Valdez knows she is often the only representation for Asian American transgender women within media. The media exoticizes and objectifies Asian American women, particularly those who are transgender, and harmful stereotypes used in these films and television perpetuate violence against these women. Valdez does not take this lightly; she is intentional in centering her experiences in her work to raise awareness, create visibility, and do her part to create genuine narratives for those without representation. The live script-reading for Re-Live was in May, the same month we celebrate Asian American Heritage Month (AAHM). This was no mistake; Valdez knew she wanted to raise awareness toward AAHM and essential resources for the community. The tickets proceeds, pay-what-you-can, went to APAIT (https://apaitonline.org/), an organization that prioritizes the healthcare for transgender people of Asian American Pacific Islanders (AAPI) and Latinx identities. This donation to APAIT comes at a time where the Trump administration passed a law allowing doctors to deny medical treatment to transgender and gender non-conforming (GNC) individuals. This law directly impacts the livelihood of transgender people, especially those of color, as they are more likely to face multiple socio-economic hurdles. As an Asian American transgender woman, Valdez continues to utilize her platform as a means to protect transgender and GNC lives, as well as fight for the rights of POC against the oppressive system we live under. Valdez suggested that we utilize this article as a means of educating and inspiring the change needed to create a larger discussion of the intersection of Asian American Heritage Month and the Black Lives Matter Movement (BLM).
To understand this intersection, you need to understand that America was built upon the backs of enslaved laborers and immigrants. Government buildings, like the White House, were constructed by enslaved individuals. The cotton industry, which set the precedent of a booming economy associated with the United States, would not exist had it not been for those enslaved and working unpaid in the fields. The truth behind America’s success is intentionally kept out of national discourse. It’s meant to highlight America’s success without Black intervention. The same whitewashing of history can be seen in other groups too. The contribution of Asian Americans, who built the railroad systems, mined in the mountains, and were agricultural workers is rarely discussed. Together, Asian American and Black communities fought for civil rights as a means to break free from a country that ignored their existence. The Black community has an extensive history of protesting alongside oppressed minorities and helped create models for fighting for equality for Asian Americans, Native Americans, Latinx people, and the LGBTQ+ community. The Asian American Civil Rights movement was largely inspired and supported by the Black community. Collectively, these communities have continued to fight and demand justice together, as a family, and continue to unapologetically be themselves as they spread their belief that everyone has a right to be seen, heard, supported, and to live.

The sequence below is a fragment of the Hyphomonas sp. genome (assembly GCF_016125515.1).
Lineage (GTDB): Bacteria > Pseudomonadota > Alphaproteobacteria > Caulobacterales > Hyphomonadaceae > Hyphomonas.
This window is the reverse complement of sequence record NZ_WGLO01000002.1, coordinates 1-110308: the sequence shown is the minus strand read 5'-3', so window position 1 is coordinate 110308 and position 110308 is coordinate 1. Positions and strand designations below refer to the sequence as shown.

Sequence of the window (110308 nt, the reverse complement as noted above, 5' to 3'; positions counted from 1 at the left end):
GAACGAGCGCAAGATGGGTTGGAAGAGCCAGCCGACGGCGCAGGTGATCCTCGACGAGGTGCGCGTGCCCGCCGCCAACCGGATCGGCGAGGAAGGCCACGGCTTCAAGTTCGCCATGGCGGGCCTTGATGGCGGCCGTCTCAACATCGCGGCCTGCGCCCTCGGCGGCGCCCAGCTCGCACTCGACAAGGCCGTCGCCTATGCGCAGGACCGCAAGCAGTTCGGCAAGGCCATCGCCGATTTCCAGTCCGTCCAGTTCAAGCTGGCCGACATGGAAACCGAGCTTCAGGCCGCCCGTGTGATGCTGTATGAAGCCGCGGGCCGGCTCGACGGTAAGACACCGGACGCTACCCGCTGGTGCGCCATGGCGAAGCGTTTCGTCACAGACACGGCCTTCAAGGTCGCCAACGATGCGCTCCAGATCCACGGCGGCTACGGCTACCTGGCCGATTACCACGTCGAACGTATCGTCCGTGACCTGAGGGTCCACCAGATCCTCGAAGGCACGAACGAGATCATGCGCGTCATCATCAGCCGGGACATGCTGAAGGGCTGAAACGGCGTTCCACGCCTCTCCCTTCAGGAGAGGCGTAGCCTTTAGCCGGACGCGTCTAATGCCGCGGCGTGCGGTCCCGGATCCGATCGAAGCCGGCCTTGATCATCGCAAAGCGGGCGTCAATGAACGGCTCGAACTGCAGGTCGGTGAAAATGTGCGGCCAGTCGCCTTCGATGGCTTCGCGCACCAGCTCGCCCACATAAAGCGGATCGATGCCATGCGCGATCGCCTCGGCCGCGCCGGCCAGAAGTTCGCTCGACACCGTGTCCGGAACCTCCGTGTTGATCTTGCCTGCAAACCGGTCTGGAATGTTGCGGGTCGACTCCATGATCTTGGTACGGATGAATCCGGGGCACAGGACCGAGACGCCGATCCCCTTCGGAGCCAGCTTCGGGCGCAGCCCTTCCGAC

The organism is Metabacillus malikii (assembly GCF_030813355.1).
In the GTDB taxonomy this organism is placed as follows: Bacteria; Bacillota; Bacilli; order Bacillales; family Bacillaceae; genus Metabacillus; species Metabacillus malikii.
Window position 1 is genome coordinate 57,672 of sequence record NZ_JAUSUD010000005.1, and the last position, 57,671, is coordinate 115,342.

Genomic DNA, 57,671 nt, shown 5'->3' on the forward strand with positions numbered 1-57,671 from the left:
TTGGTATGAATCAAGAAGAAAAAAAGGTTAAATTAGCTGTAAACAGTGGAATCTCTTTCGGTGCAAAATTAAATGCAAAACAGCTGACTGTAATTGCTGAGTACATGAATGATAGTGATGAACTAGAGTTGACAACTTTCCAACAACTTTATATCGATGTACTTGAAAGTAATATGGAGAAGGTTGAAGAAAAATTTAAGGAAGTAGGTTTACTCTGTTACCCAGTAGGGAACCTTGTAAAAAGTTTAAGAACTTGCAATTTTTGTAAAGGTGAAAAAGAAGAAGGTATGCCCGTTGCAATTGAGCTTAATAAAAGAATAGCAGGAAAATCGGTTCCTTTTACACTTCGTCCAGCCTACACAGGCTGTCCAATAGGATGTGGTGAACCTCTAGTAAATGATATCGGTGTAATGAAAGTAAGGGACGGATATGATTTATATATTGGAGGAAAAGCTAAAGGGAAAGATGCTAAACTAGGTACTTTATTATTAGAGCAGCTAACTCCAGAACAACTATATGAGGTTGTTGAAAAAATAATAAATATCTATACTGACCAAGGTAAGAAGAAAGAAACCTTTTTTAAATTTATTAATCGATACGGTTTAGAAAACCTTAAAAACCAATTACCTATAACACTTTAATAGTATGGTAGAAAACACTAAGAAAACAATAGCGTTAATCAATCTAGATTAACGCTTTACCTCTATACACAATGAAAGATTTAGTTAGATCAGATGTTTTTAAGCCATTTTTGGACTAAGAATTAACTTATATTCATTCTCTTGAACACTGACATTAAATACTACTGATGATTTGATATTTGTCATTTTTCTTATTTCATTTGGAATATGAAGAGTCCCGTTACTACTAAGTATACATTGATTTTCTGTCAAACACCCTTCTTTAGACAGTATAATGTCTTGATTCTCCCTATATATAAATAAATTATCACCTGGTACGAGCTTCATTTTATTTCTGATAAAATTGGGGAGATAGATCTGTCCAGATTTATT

The absence of accurate depictions of people of color, particularly those who are Black, as well as the absence of transgender people in mass media create a world narrative based upon stereotypes that leads to dehumanization. When our stories are told by those that live these experiences, there is a greater opportunity to see these individuals as a whole person, not just for one aspect of their identity, and to push these harmful stereotypes to the side. I implore you to follow in Valdez’s footsteps, create the change needed for Hollywood. Valdez knows the value of sharing your story. Despite what Hollywood’s focus on a bottom-line or the “unrelatability” of stories for the general public, Valdez believes these stories, your stories are able to reach a global audience. After finishing the script-reading, Valdez expressed that, “[The] script is so fun and lighthearted that I realized performing this and feeling the joy is an act of revolution and an act of love.” Valdez hopes that once this film is produced people will get to experience that same joy and take that into their lives. Educate yourself on different ways people thrive, develop empathy, and fight for their rights. Supporting this media with your money demands Hollywood back more. We are here and we are watching. Valdez, who strongly believes the best story always comes from what you know, encourages others to start their writing process and be the change within the industry.